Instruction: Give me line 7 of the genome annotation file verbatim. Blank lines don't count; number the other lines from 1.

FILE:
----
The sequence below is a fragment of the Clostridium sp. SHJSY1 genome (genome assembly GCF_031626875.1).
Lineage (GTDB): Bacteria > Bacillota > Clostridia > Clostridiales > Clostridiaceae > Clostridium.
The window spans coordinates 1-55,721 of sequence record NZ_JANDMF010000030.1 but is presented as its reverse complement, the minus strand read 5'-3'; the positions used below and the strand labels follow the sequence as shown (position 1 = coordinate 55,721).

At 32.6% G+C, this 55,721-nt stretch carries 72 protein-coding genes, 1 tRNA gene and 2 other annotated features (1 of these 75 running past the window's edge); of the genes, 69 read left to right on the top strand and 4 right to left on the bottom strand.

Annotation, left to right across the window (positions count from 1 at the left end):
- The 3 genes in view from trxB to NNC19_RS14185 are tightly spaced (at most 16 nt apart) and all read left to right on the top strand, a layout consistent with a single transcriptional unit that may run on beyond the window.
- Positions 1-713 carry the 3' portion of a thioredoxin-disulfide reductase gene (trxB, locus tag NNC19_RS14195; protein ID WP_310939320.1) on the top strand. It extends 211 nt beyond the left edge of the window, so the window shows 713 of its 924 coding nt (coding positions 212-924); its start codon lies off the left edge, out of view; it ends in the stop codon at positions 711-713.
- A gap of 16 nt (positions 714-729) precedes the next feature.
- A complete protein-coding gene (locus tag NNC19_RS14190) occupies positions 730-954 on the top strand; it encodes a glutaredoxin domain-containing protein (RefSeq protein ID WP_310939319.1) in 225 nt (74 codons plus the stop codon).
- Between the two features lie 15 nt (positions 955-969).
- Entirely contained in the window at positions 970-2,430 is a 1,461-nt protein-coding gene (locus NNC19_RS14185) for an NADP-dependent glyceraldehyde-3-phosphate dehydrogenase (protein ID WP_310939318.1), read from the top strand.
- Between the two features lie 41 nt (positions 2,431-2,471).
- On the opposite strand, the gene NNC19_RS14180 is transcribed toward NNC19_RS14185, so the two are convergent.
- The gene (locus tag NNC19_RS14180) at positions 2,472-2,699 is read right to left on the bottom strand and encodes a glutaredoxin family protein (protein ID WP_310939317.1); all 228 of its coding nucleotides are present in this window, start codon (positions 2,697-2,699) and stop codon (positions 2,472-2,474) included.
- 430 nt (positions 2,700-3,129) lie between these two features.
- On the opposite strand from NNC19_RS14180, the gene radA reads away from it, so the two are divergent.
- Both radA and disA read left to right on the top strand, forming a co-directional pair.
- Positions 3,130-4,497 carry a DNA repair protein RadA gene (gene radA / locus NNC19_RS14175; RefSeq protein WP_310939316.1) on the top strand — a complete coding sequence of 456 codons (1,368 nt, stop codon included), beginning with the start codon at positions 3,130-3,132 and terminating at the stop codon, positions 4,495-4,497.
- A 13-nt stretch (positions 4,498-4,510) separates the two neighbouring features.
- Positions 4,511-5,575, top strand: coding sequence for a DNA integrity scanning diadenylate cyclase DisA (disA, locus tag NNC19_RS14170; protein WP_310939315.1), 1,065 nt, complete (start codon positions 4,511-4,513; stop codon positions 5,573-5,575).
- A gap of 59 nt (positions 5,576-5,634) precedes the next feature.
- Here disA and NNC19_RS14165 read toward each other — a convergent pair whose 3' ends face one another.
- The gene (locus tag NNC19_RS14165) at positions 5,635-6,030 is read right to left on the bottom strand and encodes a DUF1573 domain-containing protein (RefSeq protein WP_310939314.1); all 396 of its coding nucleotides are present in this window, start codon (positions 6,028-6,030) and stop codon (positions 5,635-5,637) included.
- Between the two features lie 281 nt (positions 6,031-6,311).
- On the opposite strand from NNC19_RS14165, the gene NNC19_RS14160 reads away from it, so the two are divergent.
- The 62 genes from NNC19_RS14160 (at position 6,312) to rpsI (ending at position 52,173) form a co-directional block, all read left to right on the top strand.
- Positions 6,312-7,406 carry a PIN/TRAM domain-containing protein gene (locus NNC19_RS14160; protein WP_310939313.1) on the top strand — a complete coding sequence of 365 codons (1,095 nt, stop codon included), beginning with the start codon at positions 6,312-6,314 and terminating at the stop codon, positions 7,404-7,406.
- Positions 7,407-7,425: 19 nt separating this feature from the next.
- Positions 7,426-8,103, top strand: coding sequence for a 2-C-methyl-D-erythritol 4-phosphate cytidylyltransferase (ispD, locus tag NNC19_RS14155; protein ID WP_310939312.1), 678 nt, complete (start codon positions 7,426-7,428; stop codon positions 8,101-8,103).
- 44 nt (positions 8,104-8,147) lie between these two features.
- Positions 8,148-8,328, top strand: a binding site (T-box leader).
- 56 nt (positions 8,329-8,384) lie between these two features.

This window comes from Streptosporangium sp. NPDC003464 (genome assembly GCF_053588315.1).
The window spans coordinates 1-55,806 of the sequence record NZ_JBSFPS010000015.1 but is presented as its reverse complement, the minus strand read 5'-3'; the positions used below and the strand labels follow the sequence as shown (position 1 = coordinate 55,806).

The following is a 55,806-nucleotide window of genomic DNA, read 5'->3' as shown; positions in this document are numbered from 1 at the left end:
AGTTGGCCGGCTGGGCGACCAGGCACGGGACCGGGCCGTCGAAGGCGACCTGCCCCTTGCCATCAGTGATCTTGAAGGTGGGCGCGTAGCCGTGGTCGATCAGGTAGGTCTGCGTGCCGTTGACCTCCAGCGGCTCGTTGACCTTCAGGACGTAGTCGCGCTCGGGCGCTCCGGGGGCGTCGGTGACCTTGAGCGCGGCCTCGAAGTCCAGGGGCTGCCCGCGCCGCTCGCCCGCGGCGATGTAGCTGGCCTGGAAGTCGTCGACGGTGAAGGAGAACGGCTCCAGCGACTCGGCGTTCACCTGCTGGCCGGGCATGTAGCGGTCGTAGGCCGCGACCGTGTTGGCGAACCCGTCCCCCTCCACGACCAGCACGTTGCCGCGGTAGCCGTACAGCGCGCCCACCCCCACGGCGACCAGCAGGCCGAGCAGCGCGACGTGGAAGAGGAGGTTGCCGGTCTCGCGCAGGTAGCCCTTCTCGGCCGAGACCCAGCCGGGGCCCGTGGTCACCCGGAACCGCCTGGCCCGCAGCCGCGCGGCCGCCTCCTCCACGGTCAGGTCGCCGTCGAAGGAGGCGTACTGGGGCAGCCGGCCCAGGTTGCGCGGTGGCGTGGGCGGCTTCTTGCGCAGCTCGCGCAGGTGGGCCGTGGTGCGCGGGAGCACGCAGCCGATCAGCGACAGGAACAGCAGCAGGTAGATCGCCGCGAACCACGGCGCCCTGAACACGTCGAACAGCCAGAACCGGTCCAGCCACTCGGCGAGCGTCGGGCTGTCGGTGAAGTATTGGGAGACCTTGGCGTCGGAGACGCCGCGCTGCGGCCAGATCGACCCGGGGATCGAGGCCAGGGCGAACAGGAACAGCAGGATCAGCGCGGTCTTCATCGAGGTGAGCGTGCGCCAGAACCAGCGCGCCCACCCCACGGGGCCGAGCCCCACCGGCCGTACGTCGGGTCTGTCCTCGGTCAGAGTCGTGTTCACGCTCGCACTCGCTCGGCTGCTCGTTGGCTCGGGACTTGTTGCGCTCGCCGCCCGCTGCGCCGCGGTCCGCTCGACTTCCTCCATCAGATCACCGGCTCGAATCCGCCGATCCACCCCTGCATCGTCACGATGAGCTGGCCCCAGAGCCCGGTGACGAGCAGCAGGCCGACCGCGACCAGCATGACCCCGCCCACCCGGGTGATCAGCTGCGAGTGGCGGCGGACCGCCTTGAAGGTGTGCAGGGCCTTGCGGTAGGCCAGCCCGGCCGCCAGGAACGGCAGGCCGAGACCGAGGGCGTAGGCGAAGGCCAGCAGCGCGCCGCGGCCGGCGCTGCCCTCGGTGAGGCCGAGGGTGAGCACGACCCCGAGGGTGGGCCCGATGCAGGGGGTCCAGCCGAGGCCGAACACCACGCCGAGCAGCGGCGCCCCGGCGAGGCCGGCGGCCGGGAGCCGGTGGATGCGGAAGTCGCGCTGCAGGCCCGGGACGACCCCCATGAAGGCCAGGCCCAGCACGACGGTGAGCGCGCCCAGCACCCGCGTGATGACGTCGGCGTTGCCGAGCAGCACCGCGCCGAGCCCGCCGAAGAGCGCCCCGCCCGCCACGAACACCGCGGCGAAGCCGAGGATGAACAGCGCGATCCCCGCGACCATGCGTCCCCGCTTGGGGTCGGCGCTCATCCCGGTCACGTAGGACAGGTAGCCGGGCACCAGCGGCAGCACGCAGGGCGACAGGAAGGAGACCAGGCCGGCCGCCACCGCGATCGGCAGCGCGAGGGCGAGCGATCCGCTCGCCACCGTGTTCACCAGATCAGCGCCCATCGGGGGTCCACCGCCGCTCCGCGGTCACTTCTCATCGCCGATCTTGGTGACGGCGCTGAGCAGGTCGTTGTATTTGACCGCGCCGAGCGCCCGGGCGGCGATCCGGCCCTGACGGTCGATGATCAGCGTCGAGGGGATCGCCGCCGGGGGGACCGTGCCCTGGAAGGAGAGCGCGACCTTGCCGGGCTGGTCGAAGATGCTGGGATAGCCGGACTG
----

- Positions 1-713 carry the 3' portion of a thioredoxin-disulfide reductase gene (trxB, locus tag NNC19_RS14195; protein ID WP_310939320.1) on the top strand. It extends 211 nt beyond the left edge of the window, so the window shows 713 of its 924 coding nt (coding positions 212-924); its start codon lies off the left edge, out of view; it ends in the stop codon at positions 711-713.